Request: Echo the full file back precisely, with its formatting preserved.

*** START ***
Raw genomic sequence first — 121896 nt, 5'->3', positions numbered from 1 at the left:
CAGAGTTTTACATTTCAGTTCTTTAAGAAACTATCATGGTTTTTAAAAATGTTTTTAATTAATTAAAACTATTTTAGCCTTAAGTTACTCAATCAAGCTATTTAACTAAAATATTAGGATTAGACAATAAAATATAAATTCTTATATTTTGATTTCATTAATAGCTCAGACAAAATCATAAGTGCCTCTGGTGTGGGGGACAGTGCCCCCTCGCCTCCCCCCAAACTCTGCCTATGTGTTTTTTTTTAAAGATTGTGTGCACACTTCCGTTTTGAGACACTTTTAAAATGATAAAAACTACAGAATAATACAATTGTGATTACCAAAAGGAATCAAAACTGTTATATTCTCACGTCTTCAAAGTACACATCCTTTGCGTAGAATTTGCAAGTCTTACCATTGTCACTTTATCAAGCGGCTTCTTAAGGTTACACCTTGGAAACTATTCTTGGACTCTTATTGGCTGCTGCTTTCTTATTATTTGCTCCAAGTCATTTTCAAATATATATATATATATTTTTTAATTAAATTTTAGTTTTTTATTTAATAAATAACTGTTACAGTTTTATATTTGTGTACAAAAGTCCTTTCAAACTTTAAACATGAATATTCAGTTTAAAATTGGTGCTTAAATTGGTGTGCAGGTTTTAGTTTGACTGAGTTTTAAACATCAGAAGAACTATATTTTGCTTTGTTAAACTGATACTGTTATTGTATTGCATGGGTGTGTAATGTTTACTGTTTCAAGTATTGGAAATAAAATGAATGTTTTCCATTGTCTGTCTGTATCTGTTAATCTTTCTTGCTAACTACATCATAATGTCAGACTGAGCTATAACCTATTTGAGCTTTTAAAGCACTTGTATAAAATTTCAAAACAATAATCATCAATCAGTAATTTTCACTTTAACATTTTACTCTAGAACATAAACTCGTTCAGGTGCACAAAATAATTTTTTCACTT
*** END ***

Raw genomic sequence first — 121896 nt, 5'->3', positions numbered from 1 at the left:
CAGAGTTTTACATTTCAGTTCTTTAAGAAACTATCATGGTTTTTAAAAATGTTTTTAATTAATTAAAACTATTTTAGCCTTAAGTTACTCAATCAAGCTATTTAACTAAAATATTAGGATTAGACAATAAAATATAAATTCTTATATTTTGATTTCATTAATAGCTCAGACAAAATCATAAGTGCCTCTGGTGTGGGGGACAGTGCCCCCTCGCCTCCCCCCAAACTCTGCCTATGTGTTTTTTTTTAAAGATTGTGTGCACACTTCCGTTTTGAGACACTTTTAAAATGATAAAAACTACAGAATAATACAATTGTGATTACCAAAAGGAATCAAAACTGTTATATTCTCACGTCTTCAAAGTACACATCCTTTGCGTAGAATTTGCAAGTCTTACCATTGTCACTTTATCAAGCGGCTTCTTAAGGTTACACCTTGGAAACTATTCTTGGACTCTTATTGGCTGCTGCTTTCTTATTATTTGCTCCAAGTCATTTTCAAATATATATATATATATTTTTTAATTAAATTTTAGTTTTTTATTTAATAAATAACTGTTACAGTTTTATATTTGTGTACAAAAGTCCTTTCAAACTTTAAACATGAATATTCAGTTTAAAATTGGTGCTTAAATTGGTGTGCAGGTTTTAGTTTGACTGAGTTTTAAACATCAGAAGAACTATATTTTGCTTTGTTAAACTGATACTGTTATTGTATTGCATGGGTGTGTAATGTTTACTGTTTCAAGTATTGGAAATAAAATGAATGTTTTCCATTGTCTGTCTGTATCTGTTAATCTTTCTTGCTAACTACATCATAATGTCAGACTGAGCTATAACCTATTTGAGCTTTTAAAGCACTTGTATAAAATTTCAAAACAATAATCATCAATCAGTAATTTTCACTTTAACATTTTACTCTAGAACATAAACTCGTTCAGGTGCACAAAATAATTTTTTCACTT